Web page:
Aethyric Space was the second article I co-wrote with J. Edward Tremlett. We decided early on the best thing to do was to partition the work according to our strengths. J. knows how to write a compelling bit of fluff and I’m a fair hand with the crunch. Together we hopped to create an interesting – I think we succeeded there, but then I would. The idea of magic in sci-fi is neither unique to RPGS nor popular fiction. (At its heart, Star Wars is basically swords and sorcery in space. Fight me, bro.)
There was very little friction when we worked together and the result was pretty awesome – something I’d consider runnin myself if I were in the mood to do so.
All in all it took me about 30 hours to write, 50 hours to edit, 10 hours worth of research (checking other ), and 35 hours of revision. I spent a further 10 hours looking over the preliminary PDF for any issues and revising. (Note: This doesn’t include J’s efforts – I’m not sure he keeps track of them like I do.)
From My Co-Author
So this one goes back a long while, and has a weird trajectory.
At some point I had an idea: why not make a space-opera RPG that was based on pan-romantic comedy? Wouldn’t it be great if, in addition to keeping your ship flying, doing your job, and having some blaster battles, you also had to contend with the interpersonal complications that having multiple romantic partners would create?
Everyone loves it when Kirk gets the girl, but what if the girls could also be guys, hermaphrodites, robots, clouds of gas, rocks, or even ships… even a whole world that happens to be sentient? And what if at least half the game was trying to keep all your relationships at least stable, if not improving, while outside forces (rivals, arranged marriages, war, enemy empires, space madness) threatened to break it all down?
For a polyamorous sci-fi geek like me, that sounded like heaven. So I started to create the framework for what was going to be called Godspace. In it, Earth was conquered by the Regency some time ago, and had recently earned the right to be a free planet within their pan-romantic society, where enslaving entire worlds to “civilize” them was common practice. Now sufficiently “civilized,” humans were free to roam the universe as part of a technologically-advanced society… that just happened to be at war with its far-flung neighbors Thus guaranteeing action and adventure aplenty, along with a ton of interpersonal problems and opportunities.
Drunk on my own questionable genius, I threw a teaser up on my (now defunct — damn Russians) Livejournal page. Go figure, it was too weird, even for MY friends. That’s saying something, right there.
But, barring a hard drive meltdown, nothing is ever wasted — merely shelved for a time…
Years later, enter Christopher, who wanted to work on a joint effort for Deep Space. He had this interesting idea about magic in space, and just needed some kind of framework to pin it on. And here I was with all these empires, relationships, and background data for a game that never happened.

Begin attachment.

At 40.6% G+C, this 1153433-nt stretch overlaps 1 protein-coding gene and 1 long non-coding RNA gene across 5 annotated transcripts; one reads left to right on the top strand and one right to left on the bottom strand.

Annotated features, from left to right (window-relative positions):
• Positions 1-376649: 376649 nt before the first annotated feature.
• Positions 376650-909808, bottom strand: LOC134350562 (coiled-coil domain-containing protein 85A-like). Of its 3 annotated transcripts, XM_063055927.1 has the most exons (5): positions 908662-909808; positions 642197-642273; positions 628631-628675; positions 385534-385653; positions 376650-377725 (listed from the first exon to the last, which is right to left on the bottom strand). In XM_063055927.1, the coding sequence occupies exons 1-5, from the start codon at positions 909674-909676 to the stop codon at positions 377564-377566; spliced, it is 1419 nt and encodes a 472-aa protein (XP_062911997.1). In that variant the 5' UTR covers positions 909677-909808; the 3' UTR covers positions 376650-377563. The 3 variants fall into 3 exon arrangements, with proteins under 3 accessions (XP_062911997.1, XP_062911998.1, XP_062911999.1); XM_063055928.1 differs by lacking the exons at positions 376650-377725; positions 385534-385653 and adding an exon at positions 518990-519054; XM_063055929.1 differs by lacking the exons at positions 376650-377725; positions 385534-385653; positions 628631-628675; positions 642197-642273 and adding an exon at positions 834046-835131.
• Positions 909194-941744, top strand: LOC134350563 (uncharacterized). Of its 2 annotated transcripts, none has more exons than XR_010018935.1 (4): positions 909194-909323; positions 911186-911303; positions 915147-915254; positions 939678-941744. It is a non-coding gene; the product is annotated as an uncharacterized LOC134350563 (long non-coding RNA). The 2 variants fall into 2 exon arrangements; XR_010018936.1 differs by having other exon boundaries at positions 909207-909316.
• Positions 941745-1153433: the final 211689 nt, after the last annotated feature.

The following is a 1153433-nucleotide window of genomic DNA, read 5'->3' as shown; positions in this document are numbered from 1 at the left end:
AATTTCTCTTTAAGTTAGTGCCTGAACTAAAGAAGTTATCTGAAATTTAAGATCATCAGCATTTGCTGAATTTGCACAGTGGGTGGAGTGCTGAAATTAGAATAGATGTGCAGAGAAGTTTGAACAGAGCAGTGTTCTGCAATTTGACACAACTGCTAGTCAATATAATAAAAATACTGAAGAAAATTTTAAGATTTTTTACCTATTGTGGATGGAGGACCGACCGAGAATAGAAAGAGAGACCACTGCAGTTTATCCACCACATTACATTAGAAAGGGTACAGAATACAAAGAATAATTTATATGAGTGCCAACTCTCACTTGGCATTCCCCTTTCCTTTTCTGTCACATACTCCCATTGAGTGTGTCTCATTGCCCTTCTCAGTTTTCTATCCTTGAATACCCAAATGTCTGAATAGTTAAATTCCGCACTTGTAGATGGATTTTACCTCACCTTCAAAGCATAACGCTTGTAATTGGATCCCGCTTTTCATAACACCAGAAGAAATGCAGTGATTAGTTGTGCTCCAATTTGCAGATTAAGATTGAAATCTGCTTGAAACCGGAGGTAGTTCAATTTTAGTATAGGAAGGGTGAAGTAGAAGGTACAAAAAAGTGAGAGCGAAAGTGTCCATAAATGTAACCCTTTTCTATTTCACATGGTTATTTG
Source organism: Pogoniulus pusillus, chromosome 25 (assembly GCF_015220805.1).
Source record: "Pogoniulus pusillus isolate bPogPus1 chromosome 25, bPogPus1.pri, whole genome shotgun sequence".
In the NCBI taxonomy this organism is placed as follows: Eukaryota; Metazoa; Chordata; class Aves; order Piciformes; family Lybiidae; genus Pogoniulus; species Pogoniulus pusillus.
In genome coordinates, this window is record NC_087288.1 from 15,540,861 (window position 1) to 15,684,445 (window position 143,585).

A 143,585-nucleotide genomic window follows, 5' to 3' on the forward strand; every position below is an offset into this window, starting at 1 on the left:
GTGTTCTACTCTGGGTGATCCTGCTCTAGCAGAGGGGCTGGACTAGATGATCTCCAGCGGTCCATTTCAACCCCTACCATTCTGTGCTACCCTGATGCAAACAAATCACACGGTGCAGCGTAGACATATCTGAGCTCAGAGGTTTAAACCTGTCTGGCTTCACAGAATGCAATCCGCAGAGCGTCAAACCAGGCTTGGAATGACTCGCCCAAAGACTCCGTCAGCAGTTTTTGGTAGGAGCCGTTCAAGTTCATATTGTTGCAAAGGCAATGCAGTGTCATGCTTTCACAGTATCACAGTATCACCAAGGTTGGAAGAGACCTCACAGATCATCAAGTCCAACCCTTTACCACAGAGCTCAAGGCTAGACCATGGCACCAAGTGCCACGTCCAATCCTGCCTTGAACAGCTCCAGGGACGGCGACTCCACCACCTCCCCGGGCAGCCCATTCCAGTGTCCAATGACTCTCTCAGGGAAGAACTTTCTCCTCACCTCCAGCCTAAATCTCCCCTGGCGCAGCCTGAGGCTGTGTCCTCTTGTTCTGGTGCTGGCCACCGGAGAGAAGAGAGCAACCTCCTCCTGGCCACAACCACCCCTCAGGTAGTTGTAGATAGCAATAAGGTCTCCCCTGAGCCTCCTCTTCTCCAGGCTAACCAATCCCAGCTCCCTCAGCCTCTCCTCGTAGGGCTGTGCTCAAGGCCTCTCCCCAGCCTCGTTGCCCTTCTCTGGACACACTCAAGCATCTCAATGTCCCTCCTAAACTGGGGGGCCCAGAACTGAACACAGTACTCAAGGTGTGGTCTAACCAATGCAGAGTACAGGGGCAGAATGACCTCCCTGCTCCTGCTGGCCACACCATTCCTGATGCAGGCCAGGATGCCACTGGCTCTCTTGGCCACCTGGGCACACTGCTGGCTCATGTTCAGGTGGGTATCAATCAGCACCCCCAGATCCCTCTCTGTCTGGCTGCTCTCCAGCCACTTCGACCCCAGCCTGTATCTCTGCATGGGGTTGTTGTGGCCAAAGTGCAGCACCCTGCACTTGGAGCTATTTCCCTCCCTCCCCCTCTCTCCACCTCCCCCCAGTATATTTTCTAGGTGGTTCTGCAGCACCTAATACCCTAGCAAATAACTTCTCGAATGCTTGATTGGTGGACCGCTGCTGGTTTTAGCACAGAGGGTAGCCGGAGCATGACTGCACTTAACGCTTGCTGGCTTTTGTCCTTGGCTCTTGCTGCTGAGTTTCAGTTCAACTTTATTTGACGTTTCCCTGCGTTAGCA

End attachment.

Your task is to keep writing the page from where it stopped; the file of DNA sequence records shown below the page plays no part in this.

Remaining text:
The romantic aspects were excised, as was Humanity’s enslavement. Godspace became Aethyric Space. And away we went, shaving words as we traveled towards a printable article.
Small notations: I originally wanted to have the Drac’s devouring fleet be called the Crush Wave. Christopher argued for The Maw. I think that worked better. I also wanted to have a friendly nearby civilization be humanity’s first contact, and act as mentors. That had to go on the cutting room floor, but I can’t find them anywhere, or I’d post them here.
One massive in-joke remains: I decided to put some opera into my space opera. If you squint your eyes at the names of the empires, their home worlds, their languages, and other matters, you’ll soon start realizing why they sound a little familiar.
Outtake: The Fate of the Rigol
The few verifiable facts we have about the Zauber are based on the punitive expedition they sent against the Rigol Empire, some 100,000 years ago. The haughty overlords saw no danger in colonizing too close to the central hub, and placing ships between their new acquisitions and Zauber space – gunports open. Three days later the Zauber responded, sending ships like large, metal moons hurtling through space, and the Rigol sued for peace after losing 75% of their remaining fleet within an hour.
During the negotiations, the Rigol ambassadors were mentally contacted by someone calling herself the Stri Fa Men, which could mean “Queen of Stars” or “Queen of Night,” depending on the declension. She claimed to be speaking from the planet of Pa Da Gen (“birdcage”), and demanded ten of their best planets, including their homeworld, Irdev, in return for sparing the rest of their empire.
They agreed, thinking the Zauber might merely enslave or colonize them. They were taken aback when the planets were literally ABSORBED by the Capitol ships that surrounded them. And with that, almost all of the ambassadors were driven insane by the laughter of the Stri Fa Men, the moon-ships sped back to the Central Hub as fast as they’d arrived, and no one ever dared colonize too close to the Zauber ever again.